Stephan Franck talks 'The Legend of Smurfy Hollow'
Just in time for Halloween, Sony Pictures Animation and Sony Pictures Home Entertainment has released The Smurfs: The Legend of Smurfy Hollow, a 22 minute CG-2D mini-movie inspired by Washington Irving’s classic tale. Released last month on DVD and digital download, Smurfy Hollow premiers on ABC Family this Sunday at 8:30am ET / PT as part of the "13 Nights of Halloween” programming event. I recently sat down with the movie’s director, animation veteran Stephan Franck (The Iron Giant, How to Train Your Dragon) to talk about the challenges of working with the Smurfs creative universe and bringing this latest project to life.
Dan Sarto: Tell me about the genesis of this project.
Stephan Franck: I grew up reading the Smurfs books. I loved those books as a kid. Being French, I was exposed more to the books than the Hanna-Barbera TV show. While I was working on developing my project Futuropolis, Raja [Gosnell, the director] asked me to help storyboard some sequences on Smurfs 2. All that childhood exposure came back. All those memories came back. I really knew these characters. So when Sony asked me if I wanted to direct Smurfy Hollow, I said, “Yes, absolutely.”
DS: The film mixes CG and 2D. Was that always the plan? And if so, why not do it all in CG, or all in 2D?
SF: Well, Sony wanted a special done in the same style as the previous Smurfs’ Christmas Carol Special. Certainly budget is an issue as far as the original decision to go 2D over CG. But for me, it was exciting that we got to put some CG into the film. You can do things with the camera that you just can’t do with 2D. That being said, I grew up with the Smurfs in 2D. I would draw them like crazy trying to figure them out. I’ve always felt they were never animated on model, with the quality of performance that really did justice to the characters. This project gave us a really great opportunity to do that. We had some really great animators both here in LA [Darlie Brewster lead the crew at Duck Studios] and in Spain [Sergio Pablos Animation Studios]. Much of the character animation was done by Sergio and his crew of Spanish banditos. They were just killer. What they did for the 2D Smurfs, I’ve never seen done to Smurfs before. That was really exciting to see.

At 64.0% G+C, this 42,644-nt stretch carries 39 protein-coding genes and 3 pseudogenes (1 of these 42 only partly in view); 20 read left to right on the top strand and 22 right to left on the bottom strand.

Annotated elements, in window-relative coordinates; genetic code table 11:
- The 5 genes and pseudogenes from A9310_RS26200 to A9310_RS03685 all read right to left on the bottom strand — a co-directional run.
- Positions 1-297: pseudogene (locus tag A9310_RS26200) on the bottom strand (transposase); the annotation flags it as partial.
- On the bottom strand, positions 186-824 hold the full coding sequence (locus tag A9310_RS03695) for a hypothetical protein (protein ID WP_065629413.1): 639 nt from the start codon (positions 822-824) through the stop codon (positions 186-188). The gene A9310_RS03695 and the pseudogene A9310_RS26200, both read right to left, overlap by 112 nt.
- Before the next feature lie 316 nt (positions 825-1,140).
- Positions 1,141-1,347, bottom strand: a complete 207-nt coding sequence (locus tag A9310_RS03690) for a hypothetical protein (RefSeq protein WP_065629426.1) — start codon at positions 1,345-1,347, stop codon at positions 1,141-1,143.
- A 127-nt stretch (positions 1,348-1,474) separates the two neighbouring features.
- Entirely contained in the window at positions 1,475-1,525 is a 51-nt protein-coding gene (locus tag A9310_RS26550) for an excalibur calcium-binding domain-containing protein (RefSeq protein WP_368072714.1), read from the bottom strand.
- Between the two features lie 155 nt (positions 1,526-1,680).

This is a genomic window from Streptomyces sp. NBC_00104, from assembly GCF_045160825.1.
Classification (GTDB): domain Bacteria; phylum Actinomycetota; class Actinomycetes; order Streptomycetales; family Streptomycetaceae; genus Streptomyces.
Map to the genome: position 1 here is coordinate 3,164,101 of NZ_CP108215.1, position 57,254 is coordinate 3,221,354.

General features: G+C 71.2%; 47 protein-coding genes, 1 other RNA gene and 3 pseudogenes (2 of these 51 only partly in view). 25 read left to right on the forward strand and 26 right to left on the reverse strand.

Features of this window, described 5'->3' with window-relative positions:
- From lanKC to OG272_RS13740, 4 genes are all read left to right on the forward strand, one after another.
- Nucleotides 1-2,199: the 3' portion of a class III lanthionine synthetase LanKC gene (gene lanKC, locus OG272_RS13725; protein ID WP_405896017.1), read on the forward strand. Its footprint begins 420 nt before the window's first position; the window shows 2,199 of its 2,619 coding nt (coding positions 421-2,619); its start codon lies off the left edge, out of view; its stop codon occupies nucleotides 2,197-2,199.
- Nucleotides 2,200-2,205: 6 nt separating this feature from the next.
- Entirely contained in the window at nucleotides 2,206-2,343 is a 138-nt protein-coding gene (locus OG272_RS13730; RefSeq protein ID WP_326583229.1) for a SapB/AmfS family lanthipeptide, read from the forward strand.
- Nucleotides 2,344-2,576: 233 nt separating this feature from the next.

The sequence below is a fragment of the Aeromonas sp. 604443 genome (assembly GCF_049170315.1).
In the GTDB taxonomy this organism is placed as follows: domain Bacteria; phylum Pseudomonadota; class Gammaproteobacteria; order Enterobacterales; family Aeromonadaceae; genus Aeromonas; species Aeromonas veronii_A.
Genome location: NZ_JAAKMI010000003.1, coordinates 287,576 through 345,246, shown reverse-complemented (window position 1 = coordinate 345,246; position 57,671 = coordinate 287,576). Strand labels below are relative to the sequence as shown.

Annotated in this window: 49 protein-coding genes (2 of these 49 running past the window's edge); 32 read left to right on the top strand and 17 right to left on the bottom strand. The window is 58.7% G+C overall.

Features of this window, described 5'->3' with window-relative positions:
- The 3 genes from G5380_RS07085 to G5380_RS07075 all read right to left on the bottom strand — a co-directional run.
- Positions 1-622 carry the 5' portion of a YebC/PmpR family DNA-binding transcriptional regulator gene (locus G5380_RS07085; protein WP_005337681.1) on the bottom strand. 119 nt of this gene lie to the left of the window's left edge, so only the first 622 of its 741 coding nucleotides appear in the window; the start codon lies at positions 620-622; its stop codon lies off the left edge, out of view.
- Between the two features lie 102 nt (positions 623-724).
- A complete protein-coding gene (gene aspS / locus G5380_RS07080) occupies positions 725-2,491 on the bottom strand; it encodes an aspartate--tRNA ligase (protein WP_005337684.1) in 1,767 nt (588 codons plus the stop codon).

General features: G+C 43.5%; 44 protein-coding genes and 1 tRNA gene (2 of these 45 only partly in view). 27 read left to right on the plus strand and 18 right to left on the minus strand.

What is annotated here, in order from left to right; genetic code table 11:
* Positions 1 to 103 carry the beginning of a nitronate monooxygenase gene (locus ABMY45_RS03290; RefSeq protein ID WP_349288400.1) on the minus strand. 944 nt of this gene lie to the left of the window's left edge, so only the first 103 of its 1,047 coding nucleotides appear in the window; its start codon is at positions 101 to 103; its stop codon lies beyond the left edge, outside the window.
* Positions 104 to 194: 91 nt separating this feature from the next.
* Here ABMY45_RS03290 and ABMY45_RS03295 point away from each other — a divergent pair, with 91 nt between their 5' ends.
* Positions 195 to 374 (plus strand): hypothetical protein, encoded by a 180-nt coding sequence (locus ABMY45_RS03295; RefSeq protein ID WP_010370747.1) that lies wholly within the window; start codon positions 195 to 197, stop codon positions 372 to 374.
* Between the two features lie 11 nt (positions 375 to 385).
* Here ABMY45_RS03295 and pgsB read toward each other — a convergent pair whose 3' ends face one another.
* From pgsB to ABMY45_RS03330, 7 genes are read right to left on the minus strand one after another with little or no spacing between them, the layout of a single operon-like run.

DS: I assume the CG was done at Imageworks?
SF: All the pre-production was done at Sony Pictures Animation. Script, story and visual development. The CG part was done at Imageworks within the same pipeline as Smurfs 2. Same animators, same models and sets. We benefitted from a bit of a lull within the feature production schedule. We got to use their pipeline just long enough to work on our show.
On the 2D side, we used Duck Studios. Under the Duck umbrella, a lot of the character animation was sent to Sergio in Spain. They did rough animation and cleanup. The files would come back to Duck for ink and paint and compositing.
DS: You’re dealing with a hugely popular property – books, TV series, feature films, all sorts of merchandise. What type of creative approval process was required on this film? Where and how were the Smurfs rights holders involved?